Have you had yours yet?
When did you think you might be capable of trying something different from your training as a physician? Did it happen suddenly, or was it a gradual pull to a new area of interest? Have you made the transition yet, or just thinking about it?
Whatever your answer, it's good. One experience for me got me started in directions that I never dreamed possible. If I hadn't followed my instincts, my world would be very different today.
1985. Working way too hard in my medical practice, organizing an IPA, getting burned out. I wanted a complete break from practice for awhile to get my priorities straight. I wanted to see the highest mountain on the planet. Not climb it—just see it. Imagine asking your partners in practice—and your wife—to take a month off to do that! I was blessed to have the support of both.
I agreed to be an expedition doctor for a well known trekking company. That way their clients could feel more secure, and I could just tag along with a well organized group. Eat "American style" food, and have my own private tent each night. Nothing too difficult or challenging.
To make a long story short, the group was small. Because the clients and their physician weren't honest on their medical forms (heart issues), they got scared at 13,000 feet in the village of Namche Bazaar. They wanted to go home to the US.
The group leader was frustrated. He wanted to visit his friend the rimpoche at the monastery a half days walk up the trail. He asked me what I wanted to do. He could see I was impressed with the Himalayan experience. We bargained with our clients to give us one more day to make a decision. They agreed, and asked us to take lots of pictures for them.
I decided to stay the remaining three weeks—but without a group to take care of me. Just me and a nineteen year old Sherpa who spoke as much English as I spoke Sherpa. It was a turning point in my life. Every day was a new adventure. Stay in the Sherpa lodges and homes. Eat the native cuisine. Explore at my own pace. Learn to deal with altitude sickness, and maybe a bit of HACE.
I asked my young Sherpa guide to take me to HIS favorite place—not the usual tourist destinations. His choice? The chorten memorial to Sir Edmund Hillary's wife and daughter, who were killed in a plane crash at Lukla several years earlier. The Sherpas built the chorten out of respect and love. It was in a beautiful spot. Sir Edmund never did visit the site because of his emotions, but I was privileged to see it with my Sherpa friend.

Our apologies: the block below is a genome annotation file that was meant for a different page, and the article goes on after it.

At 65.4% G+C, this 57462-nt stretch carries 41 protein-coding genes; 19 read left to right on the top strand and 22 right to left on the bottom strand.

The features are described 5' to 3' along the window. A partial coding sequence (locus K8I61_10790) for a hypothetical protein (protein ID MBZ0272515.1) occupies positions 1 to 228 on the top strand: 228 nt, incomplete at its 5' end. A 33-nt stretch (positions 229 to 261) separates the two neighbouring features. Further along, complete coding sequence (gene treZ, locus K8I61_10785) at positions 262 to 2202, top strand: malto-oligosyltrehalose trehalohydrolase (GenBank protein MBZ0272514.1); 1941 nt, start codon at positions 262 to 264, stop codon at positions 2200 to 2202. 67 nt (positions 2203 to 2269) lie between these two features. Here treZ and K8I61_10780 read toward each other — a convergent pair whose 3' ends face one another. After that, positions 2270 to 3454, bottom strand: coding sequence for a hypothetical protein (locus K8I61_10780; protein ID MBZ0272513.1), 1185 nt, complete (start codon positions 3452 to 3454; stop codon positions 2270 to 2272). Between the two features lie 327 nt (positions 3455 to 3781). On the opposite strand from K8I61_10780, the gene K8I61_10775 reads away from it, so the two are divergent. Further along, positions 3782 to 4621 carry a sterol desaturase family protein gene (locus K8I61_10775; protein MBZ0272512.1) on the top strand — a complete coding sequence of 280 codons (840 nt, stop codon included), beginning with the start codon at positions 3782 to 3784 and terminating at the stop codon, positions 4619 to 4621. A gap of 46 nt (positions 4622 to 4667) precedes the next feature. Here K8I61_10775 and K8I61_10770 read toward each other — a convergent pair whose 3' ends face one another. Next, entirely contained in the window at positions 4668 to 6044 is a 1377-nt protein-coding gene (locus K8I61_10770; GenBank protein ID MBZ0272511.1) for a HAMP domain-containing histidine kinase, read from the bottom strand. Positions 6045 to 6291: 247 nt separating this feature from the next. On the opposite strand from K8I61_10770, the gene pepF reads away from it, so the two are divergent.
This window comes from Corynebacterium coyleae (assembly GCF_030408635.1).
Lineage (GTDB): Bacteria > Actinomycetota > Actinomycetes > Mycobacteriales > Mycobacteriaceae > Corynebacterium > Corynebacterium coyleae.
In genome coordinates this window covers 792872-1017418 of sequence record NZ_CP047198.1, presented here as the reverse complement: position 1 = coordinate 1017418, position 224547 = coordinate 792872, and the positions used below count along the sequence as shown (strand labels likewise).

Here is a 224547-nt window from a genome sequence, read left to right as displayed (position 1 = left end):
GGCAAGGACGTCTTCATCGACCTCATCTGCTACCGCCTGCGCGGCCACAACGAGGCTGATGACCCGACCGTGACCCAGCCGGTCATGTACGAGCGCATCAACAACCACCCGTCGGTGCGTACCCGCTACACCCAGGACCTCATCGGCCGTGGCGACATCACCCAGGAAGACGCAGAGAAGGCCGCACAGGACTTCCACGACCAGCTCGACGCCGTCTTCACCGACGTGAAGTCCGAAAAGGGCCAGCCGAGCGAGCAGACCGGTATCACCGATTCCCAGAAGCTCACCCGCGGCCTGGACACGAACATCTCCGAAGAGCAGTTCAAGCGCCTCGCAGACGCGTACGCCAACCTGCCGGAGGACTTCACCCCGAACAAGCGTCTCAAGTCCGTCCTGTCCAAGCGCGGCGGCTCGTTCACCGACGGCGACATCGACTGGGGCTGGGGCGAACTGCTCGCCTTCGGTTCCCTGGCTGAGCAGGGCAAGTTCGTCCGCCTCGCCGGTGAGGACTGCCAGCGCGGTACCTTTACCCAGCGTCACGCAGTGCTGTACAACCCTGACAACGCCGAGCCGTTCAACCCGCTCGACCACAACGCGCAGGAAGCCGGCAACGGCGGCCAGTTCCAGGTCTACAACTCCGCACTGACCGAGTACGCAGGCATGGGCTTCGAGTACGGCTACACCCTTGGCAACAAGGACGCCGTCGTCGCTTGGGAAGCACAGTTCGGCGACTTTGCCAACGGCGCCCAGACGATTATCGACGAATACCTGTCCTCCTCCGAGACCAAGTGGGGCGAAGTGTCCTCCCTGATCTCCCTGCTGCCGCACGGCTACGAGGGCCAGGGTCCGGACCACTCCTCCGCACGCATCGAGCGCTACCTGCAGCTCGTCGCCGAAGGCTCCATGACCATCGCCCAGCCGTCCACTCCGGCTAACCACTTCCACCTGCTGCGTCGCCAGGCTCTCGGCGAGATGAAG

As a result of having everything fall apart, and having to face a new challenge every day, I realized I could handle new career challenges that I never imagined. I returned home with a new appreciation for my wife and kids—and a promise to bring them to Nepal someday. (They've been there twice now, and my boys have spent far more time there than my wife or me.) One of my partners told me I was "different now". How, I asked. "You aren't as serious". My attitude about serious issues had changed. I saw the struggles differently.
Six years later, when a new career challenge popped up unexpectedly, I was prepared for it. The inner confidence and desire to take on something new and different helped me move in that direction. Follow your instincts, even if you aren't quite sure why. You might find, as several other physicians who have journeyed to China and Tibet, or Rwanda, with my wife and I, that these adventures help develop your leadership, flexibility, and creativity. You don't have to travel half-way across the world to find your inspiration. Just be aware that what's drawing you to a new interest is happening for a reason—even though you may not understand that reason just yet.
Or, as the rimpoche tells climbers wanting to know the secret to getting to the top of Everest—no secret. He says there are many ways to get to the top—fast, slow, different routes, etc. Or you can decide the top isn't your goal anymore. He laughs and says, "it's all OK".